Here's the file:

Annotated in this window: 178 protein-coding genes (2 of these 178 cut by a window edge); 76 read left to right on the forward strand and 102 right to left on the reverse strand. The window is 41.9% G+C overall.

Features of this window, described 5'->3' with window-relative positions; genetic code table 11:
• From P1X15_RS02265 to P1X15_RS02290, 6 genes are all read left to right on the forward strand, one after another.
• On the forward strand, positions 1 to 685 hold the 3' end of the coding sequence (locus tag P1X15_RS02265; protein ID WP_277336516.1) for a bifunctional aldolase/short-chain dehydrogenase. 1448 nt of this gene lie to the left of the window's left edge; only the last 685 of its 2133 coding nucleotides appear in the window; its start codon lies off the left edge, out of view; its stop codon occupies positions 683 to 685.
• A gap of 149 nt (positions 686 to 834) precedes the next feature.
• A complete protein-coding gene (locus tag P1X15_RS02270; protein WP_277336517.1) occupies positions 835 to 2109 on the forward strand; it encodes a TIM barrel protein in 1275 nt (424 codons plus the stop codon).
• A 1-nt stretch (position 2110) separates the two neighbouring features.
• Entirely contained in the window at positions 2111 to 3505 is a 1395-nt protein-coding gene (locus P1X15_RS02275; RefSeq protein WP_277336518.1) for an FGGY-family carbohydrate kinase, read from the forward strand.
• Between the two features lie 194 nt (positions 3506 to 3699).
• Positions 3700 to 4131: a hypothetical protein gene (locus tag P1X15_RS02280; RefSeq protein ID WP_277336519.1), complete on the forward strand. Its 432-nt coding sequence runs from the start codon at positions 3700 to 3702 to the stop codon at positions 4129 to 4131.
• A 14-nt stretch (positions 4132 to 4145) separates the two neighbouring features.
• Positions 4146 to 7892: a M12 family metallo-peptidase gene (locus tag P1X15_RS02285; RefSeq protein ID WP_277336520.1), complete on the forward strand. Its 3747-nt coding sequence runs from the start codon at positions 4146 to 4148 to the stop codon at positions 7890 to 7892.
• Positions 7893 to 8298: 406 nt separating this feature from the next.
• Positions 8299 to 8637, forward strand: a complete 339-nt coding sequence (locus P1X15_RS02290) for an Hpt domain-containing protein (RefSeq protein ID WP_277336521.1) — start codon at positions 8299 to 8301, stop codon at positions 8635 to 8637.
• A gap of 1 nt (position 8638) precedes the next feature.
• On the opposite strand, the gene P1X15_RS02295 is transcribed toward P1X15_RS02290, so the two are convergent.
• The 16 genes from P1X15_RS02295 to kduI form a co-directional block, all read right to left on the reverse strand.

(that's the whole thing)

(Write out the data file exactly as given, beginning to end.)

Annotated in this window: 178 protein-coding genes (2 of these 178 cut by a window edge); 76 read left to right on the forward strand and 102 right to left on the reverse strand. The window is 41.9% G+C overall.

Features of this window, described 5'->3' with window-relative positions; genetic code table 11:
• From P1X15_RS02265 to P1X15_RS02290, 6 genes are all read left to right on the forward strand, one after another.
• On the forward strand, positions 1 to 685 hold the 3' end of the coding sequence (locus tag P1X15_RS02265; protein ID WP_277336516.1) for a bifunctional aldolase/short-chain dehydrogenase. 1448 nt of this gene lie to the left of the window's left edge; only the last 685 of its 2133 coding nucleotides appear in the window; its start codon lies off the left edge, out of view; its stop codon occupies positions 683 to 685.
• A gap of 149 nt (positions 686 to 834) precedes the next feature.
• A complete protein-coding gene (locus tag P1X15_RS02270; protein WP_277336517.1) occupies positions 835 to 2109 on the forward strand; it encodes a TIM barrel protein in 1275 nt (424 codons plus the stop codon).
• A 1-nt stretch (position 2110) separates the two neighbouring features.
• Entirely contained in the window at positions 2111 to 3505 is a 1395-nt protein-coding gene (locus P1X15_RS02275; RefSeq protein WP_277336518.1) for an FGGY-family carbohydrate kinase, read from the forward strand.
• Between the two features lie 194 nt (positions 3506 to 3699).
• Positions 3700 to 4131: a hypothetical protein gene (locus tag P1X15_RS02280; RefSeq protein ID WP_277336519.1), complete on the forward strand. Its 432-nt coding sequence runs from the start codon at positions 3700 to 3702 to the stop codon at positions 4129 to 4131.
• A 14-nt stretch (positions 4132 to 4145) separates the two neighbouring features.
• Positions 4146 to 7892: a M12 family metallo-peptidase gene (locus tag P1X15_RS02285; RefSeq protein ID WP_277336520.1), complete on the forward strand. Its 3747-nt coding sequence runs from the start codon at positions 4146 to 4148 to the stop codon at positions 7890 to 7892.
• Positions 7893 to 8298: 406 nt separating this feature from the next.
• Positions 8299 to 8637, forward strand: a complete 339-nt coding sequence (locus P1X15_RS02290) for an Hpt domain-containing protein (RefSeq protein ID WP_277336521.1) — start codon at positions 8299 to 8301, stop codon at positions 8635 to 8637.
• A gap of 1 nt (position 8638) precedes the next feature.
• On the opposite strand, the gene P1X15_RS02295 is transcribed toward P1X15_RS02290, so the two are convergent.
• The 16 genes from P1X15_RS02295 to kduI form a co-directional block, all read right to left on the reverse strand.